Monte San Savino

Monte San Savino is the birthplace of the great Renaissance sculptor Andrea Contucci called Il Sansovino and of Pope Julius III.

Monte San SavinoThis is the birthplace of the great Renaissance sculptor Andrea Contucci called Il Sansovino and of Pope Julius III. The historic centre spreads out from the Cassero, the old fortress dating back to the XIV cent., and continues along Corso Sangallo, lined by the Renaissance Logge dei Mercanti attributed to Sansovino, to the Palazzo di Monte, today the seat of the Council, from Palazzo Pretorio with its tower, and on to the Pieve and the Church of Sant'Agostino which houses a beautiful Assunzione by Giorgio Vasari. A short distance from the historic centre is the Sanctuary of Santa Maria delle Vertighe which was already documented in the XI cent. A particular appointment in the summer is the theatrical event Teatro Popolare Il Giogo , which is held every year in Montagnano, during July.

Visit Monte San Savino :
Torre Civica

This was built by the Perugians in the XIV century and at present is the seat of the International University.

Santuario delle Vertighe
This was built in the middle of the XV century and contains an interesting painting by Margarito and Ristoro d'Arezzo Madonna con Bambino in trono e quattro storie della Vergine (XIII cent.).

Chiese di S. Agostino e di S. Giovanni
Two other very important buildings overlook the square: Saint Augustine’s Church and Saint John’s baptistry. The former was commissioned by the Augustinian Friars and built in the Gothic-Umbrian style in the fourteenth century. Sansovino added a gothic choir to the counter front in 1525. The church holds many works of art: a beautiful stained glass rose window by G. de Marcillat depicting Saint Augustine; an Assumption by Vasari ( signed ) by the high altar; various paintings by Orazio Porta among which a Nativity and a Worship of the Three Wise Men; fifteenth century frescoes by Giovanni d’Agnolo di Balduccio and P. Schiavo on the counter front and on the side walls. Sansovino was buried in this church (his tomb can still be seen on the left hand side of the nave) in 1529. Sansovino designed a cloister next to the church. Although he had to work on a very irregular plan, the results show remarkable balance and harmony.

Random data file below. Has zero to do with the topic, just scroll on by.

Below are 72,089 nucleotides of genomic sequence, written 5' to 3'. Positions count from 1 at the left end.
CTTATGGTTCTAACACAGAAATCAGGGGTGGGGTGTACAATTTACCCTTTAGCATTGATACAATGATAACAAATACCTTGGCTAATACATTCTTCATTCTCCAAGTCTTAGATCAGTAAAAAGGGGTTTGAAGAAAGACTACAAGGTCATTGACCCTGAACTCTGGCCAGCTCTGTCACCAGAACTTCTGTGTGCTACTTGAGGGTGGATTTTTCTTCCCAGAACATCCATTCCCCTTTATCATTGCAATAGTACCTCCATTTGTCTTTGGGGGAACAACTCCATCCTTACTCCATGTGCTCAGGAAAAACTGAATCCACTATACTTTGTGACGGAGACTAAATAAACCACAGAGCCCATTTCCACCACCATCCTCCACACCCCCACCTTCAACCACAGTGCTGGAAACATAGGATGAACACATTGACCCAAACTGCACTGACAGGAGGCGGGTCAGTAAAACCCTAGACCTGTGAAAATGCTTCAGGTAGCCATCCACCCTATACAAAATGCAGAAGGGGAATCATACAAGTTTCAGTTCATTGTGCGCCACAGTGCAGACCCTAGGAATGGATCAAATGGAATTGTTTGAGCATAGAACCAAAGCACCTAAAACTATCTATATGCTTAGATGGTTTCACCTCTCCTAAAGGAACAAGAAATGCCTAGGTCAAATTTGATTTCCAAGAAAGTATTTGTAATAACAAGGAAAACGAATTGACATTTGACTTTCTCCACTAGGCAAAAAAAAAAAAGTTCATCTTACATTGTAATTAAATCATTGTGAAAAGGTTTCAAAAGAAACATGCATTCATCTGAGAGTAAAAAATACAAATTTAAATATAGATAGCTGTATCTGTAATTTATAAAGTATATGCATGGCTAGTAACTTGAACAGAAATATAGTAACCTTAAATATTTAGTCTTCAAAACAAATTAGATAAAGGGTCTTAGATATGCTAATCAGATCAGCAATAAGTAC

Sansovino also made the doric portal of Saint John’s Baptistry (this church belonged to the Society of the Black Men). The entrance was originallly inside the cloister, but it was modified after 1583. Inside the Baptistry late manneristic works by local artists Orazio Porta and Ulisse Giocchi can be seen.

Pieve dei Santi Egidio e Savino
The church possibly dates from the end of the XII century and was completely rebuilt in the XVIII century. It contains the sepulchre of Fabiano del Monte, a sculpture attributed to the local artist Andrea Sansovino (XVI cent.).

Monte San SavinoPalazzo di Monte (palazzo comunale)
The Di Monte Palace is built with ashlar-stone on the ground floor and follows the ionic order on the first, with windows having a triangular curved gable. The courtyard is encircled by an open gallery which has three arches on each side; two wells stand in the middle of the courtyard, by the shorter side of the arcade. A hanging garden, according to the wishes of Giovanni Maria di Monte (Antonio’s nephew) is to be found at the back of the building, the work of Giovanni di Baccio Bigio.
A precious sixteenth century door carved by Fra Giovanni da Verona can still be seen in the council chamber (the coats of arms of the most famous city families are painted on the walls of this chamber). The portraits of illustrious citizens of Monte San Savino and of former rulers of Tuscany (of which the most ancient nucleus dates back to the XVII century) adorn the corridors on the first floor.

The Cassero owes its present look (Sienese depressed arches and scarp walls) to the reconstruction carried out by the Sienese when they became lords of Monte San Savino in 1383.
Monte San Savino having fallen under the control of Florence in 1384, the lily of Florence was placed on the front of the fortress where it can still be seen.
As time went by, the fortress lost its purpose and housed a pawnbroker (end of sixteenth century) then a poor people’s home up to 1960. Entirely renovated in the seventies, the Cassero is now the City Museum, displaying ceramic vessels and various works of art, among which is a carved and painted Sienese wooden crucifix dating back to the fourteenth century. The premises are also used for temporary exhibitions and for public lectures.

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